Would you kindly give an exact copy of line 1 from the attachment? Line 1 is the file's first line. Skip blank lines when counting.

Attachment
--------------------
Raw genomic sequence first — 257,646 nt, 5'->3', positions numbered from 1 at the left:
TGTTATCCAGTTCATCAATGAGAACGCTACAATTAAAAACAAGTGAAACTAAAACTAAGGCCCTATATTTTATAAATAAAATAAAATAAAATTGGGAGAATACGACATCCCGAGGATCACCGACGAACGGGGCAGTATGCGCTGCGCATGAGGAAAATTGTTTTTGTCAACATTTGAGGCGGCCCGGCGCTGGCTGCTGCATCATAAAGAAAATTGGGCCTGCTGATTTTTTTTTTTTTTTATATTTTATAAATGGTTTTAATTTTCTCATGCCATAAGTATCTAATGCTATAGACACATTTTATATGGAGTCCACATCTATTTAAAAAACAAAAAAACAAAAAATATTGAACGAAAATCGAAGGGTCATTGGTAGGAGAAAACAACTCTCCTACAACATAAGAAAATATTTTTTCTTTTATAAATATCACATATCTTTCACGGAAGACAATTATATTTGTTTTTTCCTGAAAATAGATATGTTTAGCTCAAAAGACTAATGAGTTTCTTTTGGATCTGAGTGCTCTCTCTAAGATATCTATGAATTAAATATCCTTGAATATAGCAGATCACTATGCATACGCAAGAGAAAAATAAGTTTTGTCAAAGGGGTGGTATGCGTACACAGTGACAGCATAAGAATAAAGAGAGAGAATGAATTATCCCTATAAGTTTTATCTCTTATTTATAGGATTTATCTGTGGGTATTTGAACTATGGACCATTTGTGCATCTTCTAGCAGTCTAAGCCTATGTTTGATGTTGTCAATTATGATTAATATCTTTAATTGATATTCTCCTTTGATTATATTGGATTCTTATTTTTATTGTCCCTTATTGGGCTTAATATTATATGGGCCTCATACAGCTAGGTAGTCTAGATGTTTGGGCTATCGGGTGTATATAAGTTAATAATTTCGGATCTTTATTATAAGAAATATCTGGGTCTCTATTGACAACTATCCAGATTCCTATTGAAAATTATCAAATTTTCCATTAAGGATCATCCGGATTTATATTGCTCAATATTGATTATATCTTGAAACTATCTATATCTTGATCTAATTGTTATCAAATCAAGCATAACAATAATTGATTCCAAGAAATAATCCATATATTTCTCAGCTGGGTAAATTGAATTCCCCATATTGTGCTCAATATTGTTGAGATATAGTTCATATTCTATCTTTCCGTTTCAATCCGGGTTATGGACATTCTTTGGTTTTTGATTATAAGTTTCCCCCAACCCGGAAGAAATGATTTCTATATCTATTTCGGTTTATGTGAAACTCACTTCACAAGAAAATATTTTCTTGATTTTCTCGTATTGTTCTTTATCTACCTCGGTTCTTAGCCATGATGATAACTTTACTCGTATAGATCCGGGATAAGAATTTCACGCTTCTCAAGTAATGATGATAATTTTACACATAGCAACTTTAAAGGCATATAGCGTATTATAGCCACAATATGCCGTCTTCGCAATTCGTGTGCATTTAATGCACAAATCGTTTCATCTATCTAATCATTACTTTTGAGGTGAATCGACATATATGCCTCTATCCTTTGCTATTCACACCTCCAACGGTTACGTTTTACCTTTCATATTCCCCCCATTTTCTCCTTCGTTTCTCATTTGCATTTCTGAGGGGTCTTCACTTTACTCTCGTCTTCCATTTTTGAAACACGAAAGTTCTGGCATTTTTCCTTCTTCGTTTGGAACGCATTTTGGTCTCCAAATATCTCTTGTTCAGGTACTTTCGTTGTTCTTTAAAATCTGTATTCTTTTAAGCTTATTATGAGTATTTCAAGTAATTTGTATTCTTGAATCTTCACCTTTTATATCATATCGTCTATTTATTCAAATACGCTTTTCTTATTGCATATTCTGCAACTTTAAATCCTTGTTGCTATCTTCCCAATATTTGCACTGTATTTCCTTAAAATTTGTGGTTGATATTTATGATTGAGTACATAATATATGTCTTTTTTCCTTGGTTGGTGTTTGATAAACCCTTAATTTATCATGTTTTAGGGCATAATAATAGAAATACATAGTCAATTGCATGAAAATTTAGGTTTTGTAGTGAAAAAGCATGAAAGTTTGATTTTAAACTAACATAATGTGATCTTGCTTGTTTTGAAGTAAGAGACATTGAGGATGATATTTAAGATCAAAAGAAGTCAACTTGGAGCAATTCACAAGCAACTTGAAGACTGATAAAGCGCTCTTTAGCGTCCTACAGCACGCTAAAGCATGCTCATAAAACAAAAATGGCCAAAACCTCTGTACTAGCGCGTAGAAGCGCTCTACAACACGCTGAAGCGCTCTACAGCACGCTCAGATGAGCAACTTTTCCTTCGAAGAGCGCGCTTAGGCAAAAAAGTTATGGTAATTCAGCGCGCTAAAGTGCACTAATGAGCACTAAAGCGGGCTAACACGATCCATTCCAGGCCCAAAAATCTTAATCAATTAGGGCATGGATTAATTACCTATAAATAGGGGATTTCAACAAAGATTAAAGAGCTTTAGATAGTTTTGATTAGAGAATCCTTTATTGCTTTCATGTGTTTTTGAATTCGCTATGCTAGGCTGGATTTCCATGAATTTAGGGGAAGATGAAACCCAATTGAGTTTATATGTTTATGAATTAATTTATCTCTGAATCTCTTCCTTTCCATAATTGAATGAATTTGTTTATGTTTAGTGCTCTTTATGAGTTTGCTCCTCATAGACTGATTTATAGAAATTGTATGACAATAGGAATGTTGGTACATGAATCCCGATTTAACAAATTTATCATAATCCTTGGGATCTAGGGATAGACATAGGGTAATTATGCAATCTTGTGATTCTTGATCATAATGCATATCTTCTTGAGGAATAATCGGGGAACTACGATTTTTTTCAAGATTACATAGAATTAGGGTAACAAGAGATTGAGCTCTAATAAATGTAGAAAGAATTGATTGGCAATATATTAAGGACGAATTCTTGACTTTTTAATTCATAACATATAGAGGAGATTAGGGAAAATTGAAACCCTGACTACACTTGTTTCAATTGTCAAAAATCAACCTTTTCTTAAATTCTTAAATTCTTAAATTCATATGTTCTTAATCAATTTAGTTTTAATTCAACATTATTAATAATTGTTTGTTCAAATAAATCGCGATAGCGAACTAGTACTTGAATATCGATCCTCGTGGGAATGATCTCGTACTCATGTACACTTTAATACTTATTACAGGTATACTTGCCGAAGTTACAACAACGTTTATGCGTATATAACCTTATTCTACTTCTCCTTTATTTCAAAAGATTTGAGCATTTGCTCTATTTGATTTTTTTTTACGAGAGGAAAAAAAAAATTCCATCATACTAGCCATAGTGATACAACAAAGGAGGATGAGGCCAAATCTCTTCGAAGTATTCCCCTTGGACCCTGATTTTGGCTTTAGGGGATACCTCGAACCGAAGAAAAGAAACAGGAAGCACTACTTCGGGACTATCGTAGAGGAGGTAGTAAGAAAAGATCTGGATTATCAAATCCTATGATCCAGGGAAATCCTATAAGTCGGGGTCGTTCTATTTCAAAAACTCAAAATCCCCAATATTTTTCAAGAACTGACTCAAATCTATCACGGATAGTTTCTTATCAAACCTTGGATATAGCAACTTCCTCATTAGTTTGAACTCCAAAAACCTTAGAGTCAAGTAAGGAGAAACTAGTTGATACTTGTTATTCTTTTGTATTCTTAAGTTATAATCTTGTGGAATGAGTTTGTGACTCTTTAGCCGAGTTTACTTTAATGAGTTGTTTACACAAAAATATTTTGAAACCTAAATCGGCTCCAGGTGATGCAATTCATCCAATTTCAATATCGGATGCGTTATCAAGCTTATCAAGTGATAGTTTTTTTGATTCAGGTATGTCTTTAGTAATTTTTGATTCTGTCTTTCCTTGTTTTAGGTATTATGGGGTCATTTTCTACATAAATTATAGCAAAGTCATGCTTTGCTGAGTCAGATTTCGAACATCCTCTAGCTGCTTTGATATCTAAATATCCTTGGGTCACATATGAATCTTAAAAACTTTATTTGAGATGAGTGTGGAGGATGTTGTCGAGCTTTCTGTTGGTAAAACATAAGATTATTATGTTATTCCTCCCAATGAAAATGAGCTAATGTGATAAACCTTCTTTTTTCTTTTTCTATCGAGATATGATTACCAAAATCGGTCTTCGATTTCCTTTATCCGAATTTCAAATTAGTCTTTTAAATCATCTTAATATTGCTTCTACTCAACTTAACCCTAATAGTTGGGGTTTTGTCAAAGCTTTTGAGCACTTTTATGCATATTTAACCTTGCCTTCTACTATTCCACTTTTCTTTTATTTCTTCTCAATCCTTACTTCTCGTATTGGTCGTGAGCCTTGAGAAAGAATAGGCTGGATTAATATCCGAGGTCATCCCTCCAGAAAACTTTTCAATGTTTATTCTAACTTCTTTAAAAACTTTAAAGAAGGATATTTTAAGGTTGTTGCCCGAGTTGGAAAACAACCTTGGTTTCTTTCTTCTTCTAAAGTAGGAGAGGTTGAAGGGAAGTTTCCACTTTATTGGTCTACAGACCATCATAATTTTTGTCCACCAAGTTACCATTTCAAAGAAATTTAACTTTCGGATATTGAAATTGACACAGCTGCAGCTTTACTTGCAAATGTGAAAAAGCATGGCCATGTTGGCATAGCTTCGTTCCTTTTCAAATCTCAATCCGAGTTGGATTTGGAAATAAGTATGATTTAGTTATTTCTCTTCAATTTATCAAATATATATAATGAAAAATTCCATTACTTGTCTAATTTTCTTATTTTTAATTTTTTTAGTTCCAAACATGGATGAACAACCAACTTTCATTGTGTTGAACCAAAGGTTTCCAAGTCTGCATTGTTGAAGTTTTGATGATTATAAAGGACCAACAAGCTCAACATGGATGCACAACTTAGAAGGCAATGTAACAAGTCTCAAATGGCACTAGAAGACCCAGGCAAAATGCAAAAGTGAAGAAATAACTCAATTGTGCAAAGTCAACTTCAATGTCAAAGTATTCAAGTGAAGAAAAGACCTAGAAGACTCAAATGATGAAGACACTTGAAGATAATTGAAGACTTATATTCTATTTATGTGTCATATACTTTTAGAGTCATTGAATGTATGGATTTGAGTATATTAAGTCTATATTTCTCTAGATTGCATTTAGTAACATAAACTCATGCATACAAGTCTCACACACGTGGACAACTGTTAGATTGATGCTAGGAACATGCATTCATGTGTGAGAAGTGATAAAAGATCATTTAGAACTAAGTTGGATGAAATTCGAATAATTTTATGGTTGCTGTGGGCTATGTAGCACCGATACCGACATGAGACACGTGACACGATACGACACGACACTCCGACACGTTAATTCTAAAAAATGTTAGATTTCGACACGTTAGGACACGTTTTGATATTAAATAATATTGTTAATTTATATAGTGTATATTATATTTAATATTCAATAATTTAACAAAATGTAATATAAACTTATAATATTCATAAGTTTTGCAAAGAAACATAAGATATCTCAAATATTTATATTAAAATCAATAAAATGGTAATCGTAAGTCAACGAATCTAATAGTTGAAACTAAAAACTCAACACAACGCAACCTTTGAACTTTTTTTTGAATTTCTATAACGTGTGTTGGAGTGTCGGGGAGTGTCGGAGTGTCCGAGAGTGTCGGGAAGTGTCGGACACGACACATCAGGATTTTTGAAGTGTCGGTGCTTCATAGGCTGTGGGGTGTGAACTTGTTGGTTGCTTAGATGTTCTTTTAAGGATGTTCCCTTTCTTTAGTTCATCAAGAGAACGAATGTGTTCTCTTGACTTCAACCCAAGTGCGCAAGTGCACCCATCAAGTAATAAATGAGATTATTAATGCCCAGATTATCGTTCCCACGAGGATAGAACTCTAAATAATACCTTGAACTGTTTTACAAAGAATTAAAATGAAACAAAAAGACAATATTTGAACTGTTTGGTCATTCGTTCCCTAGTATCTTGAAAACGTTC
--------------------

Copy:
Raw genomic sequence first — 257,646 nt, 5'->3', positions numbered from 1 at the left: